Friday, November 23, 2012

Review // Lincoln

As I sat in the theater on Thanksgiving, sandwiched between my brother and a blond woman I didn't know, watching the third of an eventual five warnings either to silence or turn off my phone before the movie—this one featuring a clueless and charming Billy Crystal fretting that an incoming unknown caller might be important and answering to the horror that it's only his dry cleaner informing him that a stain couldn't be removed—I couldn't help but wonder: Who seriously answers their phone during a movie anymore? And when did Billy Crystal get so old?

I was there for Lincoln. Well, no. I was there for Daniel Day-Lewis, and he just happened to be in Lincoln. It's been my opinion for quite some time now that Daniel Day-Lewis is the finest actor alive today, and I was frothing to watch him take on the role of arguably America's finest president.

Though I couldn't help but notice, as the previews began to roll, that the aspect ratio of the screen was off, leaving huge gaps above and below the picture, and for some trailers, to the sides as well. I tried to put it out of my mind. Daniel Day-Lewis. Abraham Lincoln.

The movie began and everyone finally shut up. I was stunned by how easily Day-Lewis seemed to assume the role, how quickly he disappeared into it, how enrapturing his performance was. I was initially impressed with the focus of the movie, homing in specifically on the issue of the 13th Amendment alone, ignoring the greater conflicts at hand until the moments it needed to instill upon the audience just how great those conflicts were and how much pressure they put on the 13th Amendment and on Lincoln himself.

I started mentally taking notes: There are so many recognizable actors in this movie. Tommy Lee Jones is stealing the show. The soundtrack is overbearing, a little too broad and sweeping to really have an impact. It gives too much reverence and not enough reality. My god, Tommy Lee Jones is stealing the show.

Then the yawning began.

All around me, I could hear people yawning and growing restless. They would wake during the more intense scenes—Lincoln arguing with his cabinet, the members of the House of Representatives yelling at and insulting each other, Tommy Lee Jones being anywhere on-screen—but during the less gripping parts of the movie, the yawns began to chorus around the theater. Specifically, the woman beside me, and the woman behind me.

I don't think I've ever hated anyone
more than that man right then.

Now, let me just clarify: These were not the polite, quiet yawns of a normal, considerate person. These were audible yawns, comically loud and impossibly impolite. These were the kind of yawns you'd base an episode of Seinfeld on, the kind that annoys Jerry to the point that he ignores George's warnings and finally turns around to confront the offending yawner. Fast-forward to Jerry being escorted out of the theater. Well, I decided that I didn't want to be escorted out of the theater, so I just sat there instead, plotting how I'd passive aggressively get my revenge by complaining later on the Internet like any self-respecting modern man.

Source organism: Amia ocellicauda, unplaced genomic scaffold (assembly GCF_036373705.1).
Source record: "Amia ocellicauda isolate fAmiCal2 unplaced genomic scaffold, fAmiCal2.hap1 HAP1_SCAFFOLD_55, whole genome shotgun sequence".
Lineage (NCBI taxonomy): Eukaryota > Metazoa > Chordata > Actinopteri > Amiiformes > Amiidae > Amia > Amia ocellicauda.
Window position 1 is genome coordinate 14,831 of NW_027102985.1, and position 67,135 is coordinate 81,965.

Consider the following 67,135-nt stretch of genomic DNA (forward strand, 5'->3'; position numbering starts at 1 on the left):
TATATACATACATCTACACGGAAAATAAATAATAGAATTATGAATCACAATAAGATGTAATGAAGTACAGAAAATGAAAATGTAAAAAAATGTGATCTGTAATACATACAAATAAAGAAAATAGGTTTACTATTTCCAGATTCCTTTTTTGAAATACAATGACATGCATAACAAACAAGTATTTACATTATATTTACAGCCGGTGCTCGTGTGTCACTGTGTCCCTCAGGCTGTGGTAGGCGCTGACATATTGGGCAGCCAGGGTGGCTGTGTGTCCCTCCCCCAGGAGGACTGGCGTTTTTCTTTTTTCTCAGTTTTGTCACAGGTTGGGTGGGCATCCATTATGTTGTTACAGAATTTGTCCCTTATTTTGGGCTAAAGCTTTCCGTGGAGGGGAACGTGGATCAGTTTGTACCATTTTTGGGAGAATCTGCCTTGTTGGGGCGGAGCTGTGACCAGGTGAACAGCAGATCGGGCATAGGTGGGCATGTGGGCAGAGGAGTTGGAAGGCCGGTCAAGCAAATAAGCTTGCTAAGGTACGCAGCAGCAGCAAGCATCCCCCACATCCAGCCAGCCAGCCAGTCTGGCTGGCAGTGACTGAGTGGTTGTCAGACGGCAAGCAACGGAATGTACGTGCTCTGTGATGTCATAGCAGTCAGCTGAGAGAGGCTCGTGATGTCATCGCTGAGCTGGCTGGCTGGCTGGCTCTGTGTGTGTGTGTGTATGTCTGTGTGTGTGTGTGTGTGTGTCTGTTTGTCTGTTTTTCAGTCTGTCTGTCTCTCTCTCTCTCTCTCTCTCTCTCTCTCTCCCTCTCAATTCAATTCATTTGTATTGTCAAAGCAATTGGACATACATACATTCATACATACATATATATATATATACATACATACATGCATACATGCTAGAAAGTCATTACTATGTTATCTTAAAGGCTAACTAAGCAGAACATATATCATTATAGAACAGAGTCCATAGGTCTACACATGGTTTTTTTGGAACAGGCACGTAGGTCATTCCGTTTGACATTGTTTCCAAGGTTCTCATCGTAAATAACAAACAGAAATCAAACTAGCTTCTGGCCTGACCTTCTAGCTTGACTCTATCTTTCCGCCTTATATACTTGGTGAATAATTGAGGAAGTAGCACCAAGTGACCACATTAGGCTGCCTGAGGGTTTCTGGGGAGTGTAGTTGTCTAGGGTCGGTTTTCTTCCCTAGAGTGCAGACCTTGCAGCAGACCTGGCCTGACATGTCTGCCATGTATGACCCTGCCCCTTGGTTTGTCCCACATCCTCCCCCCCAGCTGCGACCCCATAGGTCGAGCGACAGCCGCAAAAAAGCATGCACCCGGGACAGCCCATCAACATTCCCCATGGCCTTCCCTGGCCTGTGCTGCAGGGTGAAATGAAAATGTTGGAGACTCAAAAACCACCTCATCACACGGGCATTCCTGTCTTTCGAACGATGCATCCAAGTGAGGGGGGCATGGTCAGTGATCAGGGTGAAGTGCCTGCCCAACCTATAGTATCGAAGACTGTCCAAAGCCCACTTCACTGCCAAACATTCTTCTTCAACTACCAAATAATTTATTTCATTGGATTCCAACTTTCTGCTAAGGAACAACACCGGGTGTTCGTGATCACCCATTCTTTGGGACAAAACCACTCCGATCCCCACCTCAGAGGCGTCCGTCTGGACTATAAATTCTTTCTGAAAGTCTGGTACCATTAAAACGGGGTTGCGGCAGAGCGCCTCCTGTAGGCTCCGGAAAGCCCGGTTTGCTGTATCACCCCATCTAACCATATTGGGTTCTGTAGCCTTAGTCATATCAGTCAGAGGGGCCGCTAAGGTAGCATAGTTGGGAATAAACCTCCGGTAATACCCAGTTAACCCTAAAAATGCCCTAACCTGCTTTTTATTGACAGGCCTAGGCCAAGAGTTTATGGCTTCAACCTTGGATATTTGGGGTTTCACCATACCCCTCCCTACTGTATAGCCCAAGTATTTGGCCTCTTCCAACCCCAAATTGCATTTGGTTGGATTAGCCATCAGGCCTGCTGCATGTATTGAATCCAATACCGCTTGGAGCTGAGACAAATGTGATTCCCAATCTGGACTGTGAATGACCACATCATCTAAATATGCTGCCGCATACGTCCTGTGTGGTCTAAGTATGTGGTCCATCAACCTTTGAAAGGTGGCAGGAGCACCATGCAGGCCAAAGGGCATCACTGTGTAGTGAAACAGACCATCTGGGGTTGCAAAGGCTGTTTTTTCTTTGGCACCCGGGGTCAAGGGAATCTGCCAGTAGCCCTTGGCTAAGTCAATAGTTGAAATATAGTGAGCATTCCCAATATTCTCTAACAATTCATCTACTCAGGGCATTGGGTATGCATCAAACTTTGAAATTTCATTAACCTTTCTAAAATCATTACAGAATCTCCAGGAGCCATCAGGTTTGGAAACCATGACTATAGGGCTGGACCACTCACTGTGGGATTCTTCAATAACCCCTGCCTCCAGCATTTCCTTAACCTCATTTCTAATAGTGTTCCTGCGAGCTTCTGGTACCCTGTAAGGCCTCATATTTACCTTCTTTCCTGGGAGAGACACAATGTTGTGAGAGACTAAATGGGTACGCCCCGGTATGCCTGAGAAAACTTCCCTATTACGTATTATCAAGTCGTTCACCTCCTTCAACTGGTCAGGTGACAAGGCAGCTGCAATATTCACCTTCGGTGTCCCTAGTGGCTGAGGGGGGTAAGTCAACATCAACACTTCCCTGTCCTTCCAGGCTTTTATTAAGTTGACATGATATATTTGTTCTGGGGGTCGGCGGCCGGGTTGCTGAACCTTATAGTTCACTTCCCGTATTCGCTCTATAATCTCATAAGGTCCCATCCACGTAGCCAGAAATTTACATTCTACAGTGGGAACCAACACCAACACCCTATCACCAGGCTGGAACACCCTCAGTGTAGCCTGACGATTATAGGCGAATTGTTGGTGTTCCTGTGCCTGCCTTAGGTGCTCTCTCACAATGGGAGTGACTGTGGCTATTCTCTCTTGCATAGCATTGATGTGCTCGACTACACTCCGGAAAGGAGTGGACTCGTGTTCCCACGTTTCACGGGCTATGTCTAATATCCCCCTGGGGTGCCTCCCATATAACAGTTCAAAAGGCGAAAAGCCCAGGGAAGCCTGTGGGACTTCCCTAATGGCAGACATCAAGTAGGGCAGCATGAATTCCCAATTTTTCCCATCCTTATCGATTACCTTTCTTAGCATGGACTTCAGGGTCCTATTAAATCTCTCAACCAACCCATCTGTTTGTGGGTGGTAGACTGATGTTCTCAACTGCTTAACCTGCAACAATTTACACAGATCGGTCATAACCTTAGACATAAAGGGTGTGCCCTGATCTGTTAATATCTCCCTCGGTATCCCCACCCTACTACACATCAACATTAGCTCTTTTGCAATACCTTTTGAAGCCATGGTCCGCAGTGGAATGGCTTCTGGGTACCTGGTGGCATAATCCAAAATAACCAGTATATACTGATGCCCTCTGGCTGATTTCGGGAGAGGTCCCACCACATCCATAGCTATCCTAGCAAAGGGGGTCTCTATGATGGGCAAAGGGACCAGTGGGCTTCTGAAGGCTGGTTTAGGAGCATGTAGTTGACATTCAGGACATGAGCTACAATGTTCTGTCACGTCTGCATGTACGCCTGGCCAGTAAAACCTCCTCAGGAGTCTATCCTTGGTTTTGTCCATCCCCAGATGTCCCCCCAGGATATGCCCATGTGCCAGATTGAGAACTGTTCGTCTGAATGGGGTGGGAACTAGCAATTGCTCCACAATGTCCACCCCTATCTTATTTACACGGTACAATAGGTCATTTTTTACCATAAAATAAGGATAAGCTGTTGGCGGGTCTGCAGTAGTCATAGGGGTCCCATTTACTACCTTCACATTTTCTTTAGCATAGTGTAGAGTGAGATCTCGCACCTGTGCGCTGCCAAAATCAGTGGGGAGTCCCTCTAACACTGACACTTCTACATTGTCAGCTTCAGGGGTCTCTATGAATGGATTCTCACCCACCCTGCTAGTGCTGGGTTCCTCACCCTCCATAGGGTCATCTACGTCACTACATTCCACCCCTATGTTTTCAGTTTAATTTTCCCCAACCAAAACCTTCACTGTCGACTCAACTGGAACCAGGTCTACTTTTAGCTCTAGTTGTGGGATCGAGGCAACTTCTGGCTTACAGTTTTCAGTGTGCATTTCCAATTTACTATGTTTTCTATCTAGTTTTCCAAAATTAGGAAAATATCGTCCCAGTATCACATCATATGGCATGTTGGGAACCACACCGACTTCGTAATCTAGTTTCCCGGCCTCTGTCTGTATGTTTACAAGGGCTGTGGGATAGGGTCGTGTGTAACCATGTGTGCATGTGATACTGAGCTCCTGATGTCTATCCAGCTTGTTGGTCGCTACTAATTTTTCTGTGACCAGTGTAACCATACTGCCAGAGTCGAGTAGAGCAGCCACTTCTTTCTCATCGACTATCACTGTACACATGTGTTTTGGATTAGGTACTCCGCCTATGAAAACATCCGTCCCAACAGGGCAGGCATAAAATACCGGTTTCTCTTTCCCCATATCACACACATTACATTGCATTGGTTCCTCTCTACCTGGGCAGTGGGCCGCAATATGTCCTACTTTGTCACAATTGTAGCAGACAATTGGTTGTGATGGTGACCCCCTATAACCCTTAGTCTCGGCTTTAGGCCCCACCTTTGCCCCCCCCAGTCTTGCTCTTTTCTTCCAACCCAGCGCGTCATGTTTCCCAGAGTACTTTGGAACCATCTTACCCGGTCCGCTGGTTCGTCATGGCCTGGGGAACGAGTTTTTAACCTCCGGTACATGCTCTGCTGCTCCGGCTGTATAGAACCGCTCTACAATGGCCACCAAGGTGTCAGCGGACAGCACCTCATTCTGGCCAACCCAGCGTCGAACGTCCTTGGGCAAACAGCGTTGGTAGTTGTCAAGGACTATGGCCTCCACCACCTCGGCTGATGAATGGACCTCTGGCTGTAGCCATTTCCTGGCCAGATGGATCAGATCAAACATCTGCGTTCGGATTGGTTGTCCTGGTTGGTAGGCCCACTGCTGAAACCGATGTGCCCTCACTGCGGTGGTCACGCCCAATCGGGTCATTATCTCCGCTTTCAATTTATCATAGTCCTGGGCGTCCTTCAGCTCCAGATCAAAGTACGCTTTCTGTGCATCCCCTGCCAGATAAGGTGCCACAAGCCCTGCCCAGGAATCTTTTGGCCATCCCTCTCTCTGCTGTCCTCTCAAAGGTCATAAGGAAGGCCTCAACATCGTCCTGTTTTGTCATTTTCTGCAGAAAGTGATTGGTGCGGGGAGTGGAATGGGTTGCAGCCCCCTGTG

An ominous rumbling shook our theater momentarily. A few people looked around. It rumbled again. The sound was bleeding through from another movie like a half-naked Chinese man sprawled on your dining room table during a dinner party: noticeably. And then, it happened. It finally happened.

A guy actually answered his phone during the movie.

His phone rang. He didn't silence it. After all the melodramatic warnings, he answered it anyway, began talking, then stood up and began to walk out of the theater. "Hey, I'm in a movie," I probably heard him say on his way out. "Yeah, Lincoln. It's shit. Of course I'm still in the theater; so what? Well, fuck them, right? Hahahaha!"

I don't think I've ever hated anyone more than that man right then.

The woman beside me, one of the serial yawners, began to scratch her arm. You wouldn't think that would be a big deal, but it was like someone had just told her that she had a parasite in her arm that would kill her before the credits if she couldn't dig it out in time. It was deafening. And all the while, she had the raw, unfettered audacity to claim the entire armrest for herself.

Listen. I'll admit that Lincoln is not the most exciting film I've ever seen. It's too long, it's often meandering, and it putters across the finish line instead of roars because it didn't have the good sense to know when to end, trying to turn Lincoln into a god to be worshipped by suddenly deciding that it can't resist but needlessly tackle Lincoln's assassination in the most bizarre way imaginable: from the perspective of a different theater receiving the news. But it's certainly not so boring that it deserves to be yawned through. Really, Lincoln the film is a lot like Lincoln the man. It's deliberate. It takes a winding path to its destination, but it gets there eventually.

As we left the theater, my family started talking about what they thought of it:

"I don't think it's the kind of movie I'd watch more than once," my brother started, "but I really liked it."

"Oh, it was a fantastic movie," said my dad. He's the kind of person who falls asleep during movies and needs to be poked awake, so coming from him, that's high praise. "What great acting!"

"Yeah, I really liked that guy who played Lincoln," my mom agreed. "And Sally Fields did such a wonderful job. What'd you think?" They all looked at me. I kept walking.

"I think I need to get as far away from this theater as I possibly can."

Lincoln / 2hr 30min / Released November 9, 2012